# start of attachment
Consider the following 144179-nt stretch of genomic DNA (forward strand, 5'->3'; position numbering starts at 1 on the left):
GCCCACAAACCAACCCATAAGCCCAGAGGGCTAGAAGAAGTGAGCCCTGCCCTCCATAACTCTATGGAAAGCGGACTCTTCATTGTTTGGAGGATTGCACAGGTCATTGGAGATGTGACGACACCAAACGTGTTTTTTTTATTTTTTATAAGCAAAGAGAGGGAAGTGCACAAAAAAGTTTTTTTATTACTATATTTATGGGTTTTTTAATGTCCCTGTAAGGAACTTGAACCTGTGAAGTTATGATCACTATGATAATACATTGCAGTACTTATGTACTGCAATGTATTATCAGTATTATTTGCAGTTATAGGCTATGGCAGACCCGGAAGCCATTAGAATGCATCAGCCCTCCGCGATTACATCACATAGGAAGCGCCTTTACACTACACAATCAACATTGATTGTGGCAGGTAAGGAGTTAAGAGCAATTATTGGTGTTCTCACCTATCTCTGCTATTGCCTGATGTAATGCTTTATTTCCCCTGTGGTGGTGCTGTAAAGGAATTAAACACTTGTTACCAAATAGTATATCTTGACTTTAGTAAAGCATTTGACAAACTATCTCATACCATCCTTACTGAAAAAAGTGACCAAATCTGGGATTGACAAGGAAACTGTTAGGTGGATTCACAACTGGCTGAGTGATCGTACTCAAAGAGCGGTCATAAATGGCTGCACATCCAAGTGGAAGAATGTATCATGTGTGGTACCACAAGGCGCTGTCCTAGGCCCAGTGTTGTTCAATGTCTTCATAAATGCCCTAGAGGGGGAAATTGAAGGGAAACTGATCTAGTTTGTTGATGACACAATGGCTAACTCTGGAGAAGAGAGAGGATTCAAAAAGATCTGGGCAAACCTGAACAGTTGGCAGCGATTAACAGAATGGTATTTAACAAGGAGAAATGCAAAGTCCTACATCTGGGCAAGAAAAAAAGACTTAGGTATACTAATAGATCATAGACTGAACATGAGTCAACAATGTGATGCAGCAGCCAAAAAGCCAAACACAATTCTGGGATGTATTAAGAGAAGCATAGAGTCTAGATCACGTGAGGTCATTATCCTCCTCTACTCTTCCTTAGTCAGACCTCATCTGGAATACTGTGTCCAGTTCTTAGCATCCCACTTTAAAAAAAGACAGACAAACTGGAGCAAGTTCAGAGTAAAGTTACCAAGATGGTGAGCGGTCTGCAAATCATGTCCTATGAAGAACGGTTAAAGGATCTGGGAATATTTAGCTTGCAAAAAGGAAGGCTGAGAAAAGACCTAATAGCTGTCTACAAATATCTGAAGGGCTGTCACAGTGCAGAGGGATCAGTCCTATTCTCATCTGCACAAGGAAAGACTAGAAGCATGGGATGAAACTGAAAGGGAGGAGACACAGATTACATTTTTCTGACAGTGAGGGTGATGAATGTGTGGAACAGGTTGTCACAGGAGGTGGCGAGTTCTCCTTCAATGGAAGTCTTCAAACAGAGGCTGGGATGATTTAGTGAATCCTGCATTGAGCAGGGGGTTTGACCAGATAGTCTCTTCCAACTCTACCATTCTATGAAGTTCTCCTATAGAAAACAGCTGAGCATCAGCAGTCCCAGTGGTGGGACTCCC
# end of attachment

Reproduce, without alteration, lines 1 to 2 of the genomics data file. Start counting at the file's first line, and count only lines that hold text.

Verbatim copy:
Consider the following 144179-nt stretch of genomic DNA (forward strand, 5'->3'; position numbering starts at 1 on the left):
GCCCACAAACCAACCCATAAGCCCAGAGGGCTAGAAGAAGTGAGCCCTGCCCTCCATAACTCTATGGAAAGCGGACTCTTCATTGTTTGGAGGATTGCACAGGTCATTGGAGATGTGACGACACCAAACGTGTTTTTTTTATTTTTTATAAGCAAAGAGAGGGAAGTGCACAAAAAAGTTTTTTTATTACTATATTTATGGGTTTTTTAATGTCCCTGTAAGGAACTTGAACCTGTGAAGTTATGATCACTATGATAATACATTGCAGTACTTATGTACTGCAATGTATTATCAGTATTATTTGCAGTTATAGGCTATGGCAGACCCGGAAGCCATTAGAATGCATCAGCCCTCCGCGATTACATCACATAGGAAGCGCCTTTACACTACACAATCAACATTGATTGTGGCAGGTAAGGAGTTAAGAGCAATTATTGGTGTTCTCACCTATCTCTGCTATTGCCTGATGTAATGCTTTATTTCCCCTGTGGTGGTGCTGTAAAGGAATTAAACACTTGTTACCAAATAGTATATCTTGACTTTAGTAAAGCATTTGACAAACTATCTCATACCATCCTTACTGAAAAAAGTGACCAAATCTGGGATTGACAAGGAAACTGTTAGGTGGATTCACAACTGGCTGAGTGATCGTACTCAAAGAGCGGTCATAAATGGCTGCACATCCAAGTGGAAGAATGTATCATGTGTGGTACCACAAGGCGCTGTCCTAGGCCCAGTGTTGTTCAATGTCTTCATAAATGCCCTAGAGGGGGAAATTGAAGGGAAACTGATCTAGTTTGTTGATGACACAATGGCTAACTCTGGAGAAGAGAGAGGATTCAAAAAGATCTGGGCAAACCTGAACAGTTGGCAGCGATTAACAGAATGGTATTTAACAAGGAGAAATGCAAAGTCCTACATCTGGGCAAGAAAAAAAGACTTAGGTATACTAATAGATCATAGACTGAACATGAGTCAACAATGTGATGCAGCAGCCAAAAAGCCAAACACAATTCTGGGATGTATTAAGAGAAGCATAGAGTCTAGATCACGTGAGGTCATTATCCTCCTCTACTCTTCCTTAGTCAGACCTCATCTGGAATACTGTGTCCAGTTCTTAGCATCCCACTTTAAAAAAAGACAGACAAACTGGAGCAAGTTCAGAGTAAAGTTACCAAGATGGTGAGCGGTCTGCAAATCATGTCCTATGAAGAACGGTTAAAGGATCTGGGAATATTTAGCTTGCAAAAAGGAAGGCTGAGAAAAGACCTAATAGCTGTCTACAAATATCTGAAGGGCTGTCACAGTGCAGAGGGATCAGTCCTATTCTCATCTGCACAAGGAAAGACTAGAAGCATGGGATGAAACTGAAAGGGAGGAGACACAGATTACATTTTTCTGACAGTGAGGGTGATGAATGTGTGGAACAGGTTGTCACAGGAGGTGGCGAGTTCTCCTTCAATGGAAGTCTTCAAACAGAGGCTGGGATGATTTAGTGAATCCTGCATTGAGCAGGGGGTTTGACCAGATAGTCTCTTCCAACTCTACCATTCTATGAAGTTCTCCTATAGAAAACAGCTGAGCATCAGCAGTCCCAGTGGTGGGACTCCC